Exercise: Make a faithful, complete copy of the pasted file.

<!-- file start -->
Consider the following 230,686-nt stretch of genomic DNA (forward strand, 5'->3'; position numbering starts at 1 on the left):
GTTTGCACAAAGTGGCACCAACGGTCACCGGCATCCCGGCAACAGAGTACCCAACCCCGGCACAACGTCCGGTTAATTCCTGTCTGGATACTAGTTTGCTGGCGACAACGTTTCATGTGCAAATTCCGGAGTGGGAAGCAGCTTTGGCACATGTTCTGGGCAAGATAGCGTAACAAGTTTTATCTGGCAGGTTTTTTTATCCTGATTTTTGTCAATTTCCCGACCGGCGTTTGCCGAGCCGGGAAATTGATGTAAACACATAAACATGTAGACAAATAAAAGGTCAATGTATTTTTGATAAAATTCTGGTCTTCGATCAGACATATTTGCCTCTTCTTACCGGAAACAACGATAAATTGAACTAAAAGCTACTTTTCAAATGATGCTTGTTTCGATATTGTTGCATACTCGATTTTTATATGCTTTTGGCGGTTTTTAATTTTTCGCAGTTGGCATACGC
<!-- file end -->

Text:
Consider the following 230,686-nt stretch of genomic DNA (forward strand, 5'->3'; position numbering starts at 1 on the left):
GTTTGCACAAAGTGGCACCAACGGTCACCGGCATCCCGGCAACAGAGTACCCAACCCCGGCACAACGTCCGGTTAATTCCTGTCTGGATACTAGTTTGCTGGCGACAACGTTTCATGTGCAAATTCCGGAGTGGGAAGCAGCTTTGGCACATGTTCTGGGCAAGATAGCGTAACAAGTTTTATCTGGCAGGTTTTTTTATCCTGATTTTTGTCAATTTCCCGACCGGCGTTTGCCGAGCCGGGAAATTGATGTAAACACATAAACATGTAGACAAATAAAAGGTCAATGTATTTTTGATAAAATTCTGGTCTTCGATCAGACATATTTGCCTCTTCTTACCGGAAACAACGATAAATTGAACTAAAAGCTACTTTTCAAATGATGCTTGTTTCGATATTGTTGCATACTCGATTTTTATATGCTTTTGGCGGTTTTTAATTTTTCGCAGTTGGCATACGC